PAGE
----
The Eurofins Kinase Profiler service was used to obtain general selectivity data for SCH900776, MU378, MU379, and MU380 and the IC50 values for inhibition of CHK1.
High content microscopy
DU 145 cells were treated with 12.5 nmol/L gemcitabine alone or 4 μmol/L of CHK1 inhibitors alone or in combination. Thereafter, the cells were allowed to recover in drug-free medium. Experiment was terminated by cell fixation, permeabilization, blocking, and staining with primary γH2AX antibody, followed by secondary antibody and simultaneous DAPI staining. The plates were scanned for FITC and DAPI by ImageXxpress Micro System.
NMOL/L RI/CD1 mice were injected (i.p.) with a single dose of SCH900776 and MU380 in sterile Kolliphor ELP and blood was collected in time intervals. Plasma samples were analyzed by high-performance liquid chromatography (HPLC) under isocratic elution on a Gemini-NX C18 chromatographic column with mass spectrometry detection. The technique of atmospheric pressure chemical ionization in positive mode was chosen for analyte's ion formation.
Mouse xenograft experiments
NSG (NOD.Cg-Prkdcscid Il2rgtm1Wjl/SzJ, JAX) and SHO (Crl:SHO-PrkdcscidHrhr, Charles River Laboratories) mice were subcutaneously injected with A2780 cells or MiaPaCa2 luc cells. After one week, mice were randomly divided into 6 cohorts and treated with either vehicle, gemcitabine, or SCH900776 or MU380, or combinations. For survival study, the treatment was repeated after two weeks. The survival analysis was performed for the period of 66 days and represented as the Kaplan–Meier survival plot. The study was performed in two independent repetitions (n = 9 for each cohort). MiaPaCa2 luc tumor-bearing mice were treated and the tumor size was analyzed under isoflurane anesthesia using optical imaging system IVIS Lumina XR (Perkin Elmer) after intraperitoneal luciferin injection.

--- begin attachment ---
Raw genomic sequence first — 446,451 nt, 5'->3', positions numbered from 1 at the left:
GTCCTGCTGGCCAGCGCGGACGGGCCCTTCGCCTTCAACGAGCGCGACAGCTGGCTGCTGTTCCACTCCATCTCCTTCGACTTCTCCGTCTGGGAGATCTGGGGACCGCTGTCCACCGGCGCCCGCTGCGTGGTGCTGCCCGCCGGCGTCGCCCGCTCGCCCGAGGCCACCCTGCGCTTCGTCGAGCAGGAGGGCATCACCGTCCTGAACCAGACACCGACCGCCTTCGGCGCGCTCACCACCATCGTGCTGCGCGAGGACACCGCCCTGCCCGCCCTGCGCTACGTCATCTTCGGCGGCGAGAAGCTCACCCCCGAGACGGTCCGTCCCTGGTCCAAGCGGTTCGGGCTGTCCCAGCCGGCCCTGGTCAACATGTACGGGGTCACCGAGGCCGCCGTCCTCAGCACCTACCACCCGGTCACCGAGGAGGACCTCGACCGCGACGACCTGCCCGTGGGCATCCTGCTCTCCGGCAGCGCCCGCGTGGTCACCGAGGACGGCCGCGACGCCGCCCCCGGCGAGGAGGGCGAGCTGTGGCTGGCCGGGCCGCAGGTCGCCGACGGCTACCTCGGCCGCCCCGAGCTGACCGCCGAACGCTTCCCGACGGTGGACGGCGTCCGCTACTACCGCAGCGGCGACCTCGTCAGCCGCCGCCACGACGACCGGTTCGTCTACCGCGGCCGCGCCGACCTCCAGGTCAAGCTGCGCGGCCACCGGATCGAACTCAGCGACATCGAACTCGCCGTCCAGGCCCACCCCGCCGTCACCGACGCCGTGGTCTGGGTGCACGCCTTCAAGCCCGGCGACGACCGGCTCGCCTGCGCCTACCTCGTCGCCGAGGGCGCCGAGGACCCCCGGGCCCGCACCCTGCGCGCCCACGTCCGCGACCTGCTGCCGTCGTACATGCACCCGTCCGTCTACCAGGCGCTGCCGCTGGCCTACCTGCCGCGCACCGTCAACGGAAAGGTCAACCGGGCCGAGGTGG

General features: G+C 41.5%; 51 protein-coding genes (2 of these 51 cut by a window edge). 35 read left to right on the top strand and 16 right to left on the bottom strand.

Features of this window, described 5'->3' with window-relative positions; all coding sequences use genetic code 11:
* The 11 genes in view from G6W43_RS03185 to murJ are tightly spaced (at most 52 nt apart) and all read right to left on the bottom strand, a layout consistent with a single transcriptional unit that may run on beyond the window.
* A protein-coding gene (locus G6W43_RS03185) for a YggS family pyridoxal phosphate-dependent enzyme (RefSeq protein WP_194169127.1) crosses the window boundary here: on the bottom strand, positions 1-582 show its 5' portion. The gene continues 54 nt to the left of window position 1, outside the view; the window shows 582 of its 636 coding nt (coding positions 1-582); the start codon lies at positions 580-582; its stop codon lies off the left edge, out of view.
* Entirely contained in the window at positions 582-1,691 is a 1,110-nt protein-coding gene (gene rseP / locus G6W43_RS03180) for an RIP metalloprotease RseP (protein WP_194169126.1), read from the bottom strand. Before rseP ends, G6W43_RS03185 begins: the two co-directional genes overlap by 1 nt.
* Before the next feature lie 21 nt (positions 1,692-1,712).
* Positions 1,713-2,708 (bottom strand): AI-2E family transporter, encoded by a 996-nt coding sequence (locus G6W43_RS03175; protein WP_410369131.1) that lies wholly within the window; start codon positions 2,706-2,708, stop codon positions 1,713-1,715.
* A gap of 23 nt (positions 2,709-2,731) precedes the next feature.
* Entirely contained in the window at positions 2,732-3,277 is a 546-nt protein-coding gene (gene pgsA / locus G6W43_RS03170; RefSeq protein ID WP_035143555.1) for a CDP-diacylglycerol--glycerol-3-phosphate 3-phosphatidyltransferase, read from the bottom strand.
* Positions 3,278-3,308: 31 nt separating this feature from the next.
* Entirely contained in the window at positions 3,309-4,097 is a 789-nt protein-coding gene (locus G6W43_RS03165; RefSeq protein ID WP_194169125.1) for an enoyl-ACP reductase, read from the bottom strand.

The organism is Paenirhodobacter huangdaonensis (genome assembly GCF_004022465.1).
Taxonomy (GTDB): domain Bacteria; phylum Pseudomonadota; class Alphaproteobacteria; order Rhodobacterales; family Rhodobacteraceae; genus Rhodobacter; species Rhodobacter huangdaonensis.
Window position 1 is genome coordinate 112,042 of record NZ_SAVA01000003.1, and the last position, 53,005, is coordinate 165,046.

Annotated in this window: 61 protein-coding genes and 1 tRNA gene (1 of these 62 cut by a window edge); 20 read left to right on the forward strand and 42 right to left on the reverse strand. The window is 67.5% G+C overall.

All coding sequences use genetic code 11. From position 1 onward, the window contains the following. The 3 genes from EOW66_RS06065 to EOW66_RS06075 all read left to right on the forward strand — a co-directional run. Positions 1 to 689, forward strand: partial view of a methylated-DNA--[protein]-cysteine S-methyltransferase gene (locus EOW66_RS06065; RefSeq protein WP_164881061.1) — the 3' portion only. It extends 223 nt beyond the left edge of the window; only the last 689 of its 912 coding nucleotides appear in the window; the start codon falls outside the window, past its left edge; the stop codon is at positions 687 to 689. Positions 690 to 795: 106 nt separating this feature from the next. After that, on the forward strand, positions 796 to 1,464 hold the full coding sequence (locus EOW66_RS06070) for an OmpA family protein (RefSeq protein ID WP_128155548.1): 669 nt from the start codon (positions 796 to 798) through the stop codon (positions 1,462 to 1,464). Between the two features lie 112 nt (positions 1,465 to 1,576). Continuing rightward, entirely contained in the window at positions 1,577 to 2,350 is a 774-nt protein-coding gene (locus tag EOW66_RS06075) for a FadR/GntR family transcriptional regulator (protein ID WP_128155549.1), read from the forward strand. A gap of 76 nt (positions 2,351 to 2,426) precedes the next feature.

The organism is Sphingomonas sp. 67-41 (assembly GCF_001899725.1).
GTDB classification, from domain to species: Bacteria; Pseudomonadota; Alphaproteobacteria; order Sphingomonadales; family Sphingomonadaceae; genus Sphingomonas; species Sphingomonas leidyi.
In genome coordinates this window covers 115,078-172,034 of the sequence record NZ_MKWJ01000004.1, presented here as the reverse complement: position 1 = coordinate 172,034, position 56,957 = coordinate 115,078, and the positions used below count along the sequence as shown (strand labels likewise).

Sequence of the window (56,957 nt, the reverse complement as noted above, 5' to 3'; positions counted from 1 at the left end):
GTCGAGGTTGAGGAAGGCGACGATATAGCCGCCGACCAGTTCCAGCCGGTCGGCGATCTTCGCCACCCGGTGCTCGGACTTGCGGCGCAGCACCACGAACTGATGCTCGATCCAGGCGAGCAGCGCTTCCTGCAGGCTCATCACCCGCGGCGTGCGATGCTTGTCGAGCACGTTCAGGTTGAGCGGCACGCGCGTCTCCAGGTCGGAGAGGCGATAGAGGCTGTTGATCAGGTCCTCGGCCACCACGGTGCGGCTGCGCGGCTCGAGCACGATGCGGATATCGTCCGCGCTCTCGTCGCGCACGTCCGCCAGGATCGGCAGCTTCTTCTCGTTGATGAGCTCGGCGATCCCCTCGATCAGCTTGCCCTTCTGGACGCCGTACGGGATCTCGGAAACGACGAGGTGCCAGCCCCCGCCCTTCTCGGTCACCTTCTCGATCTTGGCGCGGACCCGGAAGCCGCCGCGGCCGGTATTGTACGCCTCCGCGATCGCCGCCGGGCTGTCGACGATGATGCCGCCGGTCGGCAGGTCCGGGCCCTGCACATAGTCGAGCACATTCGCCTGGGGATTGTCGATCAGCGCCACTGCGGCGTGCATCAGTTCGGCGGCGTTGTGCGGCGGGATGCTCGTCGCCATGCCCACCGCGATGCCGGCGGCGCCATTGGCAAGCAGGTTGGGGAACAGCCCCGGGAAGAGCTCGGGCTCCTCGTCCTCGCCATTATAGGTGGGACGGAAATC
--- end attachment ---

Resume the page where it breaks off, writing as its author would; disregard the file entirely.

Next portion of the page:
For cell line screening, data were standardized as percent of control. A nonlinear regression was applied to generate curves that best fitted the data. The level of statistical significance in all analyses was α = 0.05. All alternative hypotheses were two-sided. Analyses were performed using IBM SPSS Statistics 23, Statistica for Windows 12, and GraphPrism 5.
Caco-2 permeability drug assay
Caco-2 cell monolayers were cultured for 3 weeks. Then the tested compounds (4 μmol/L) were applied either in apical or basolateral compartments. Samples were withdrawn and analyzed by LC/MS. Integrity of the monolayers was checked and the apparent permeabilities, efflux ratio, and mass balance were calculated.
Real-time cell analysis
Acea 96-well E-plates and an xCELLigence real-time cell analysis (RTCA) SP system were used to monitor dynamics of cytotoxic effects of drugs and combinations. After treatments with hydroxyurea and CHK1 inhibitors, the cell index was monitored continually to obtain maximal value (plateau) of the control. HeLa.S-Fucci cells (17) were used for live fluorescence monitoring of the cell-cycle dynamics. Data were analyzed using TrackMate Fiji plugin (18).
Fixed skin samples were processed and stained with CHK1 pS345 (clone 133D3; Cell Signaling Technology; ref. 12). Fixed tumor samples were sliced and stained with γH2A.X (Ser139, clone 20E3; Cell Signaling Technology) Slides were scanned using TissueFAX system (TissueGnostics) and data were analyzed using CellProfiler software (ver. 2.2.0.; ref. 19).
Newly synthesized compound MU380 is a potent and selective inhibitor of CHK1
To identify more selective and robust analogues of SCH900776 with less pronounced off-target effects, we used two strategies: (i) we prepared selected known racemic pyrazolo1,5-a]pyrimidine–based inhibitors with comparable in vitro potency (20, 21) and separated their enantiomers (i.e., MU377 and MU378, Fig. 1A); (ii) we prepared the compound MU380 as a potentially more robust analogue of SCH900776, plus other derivatives possessing the N-trifluoromethylpyrazole motif.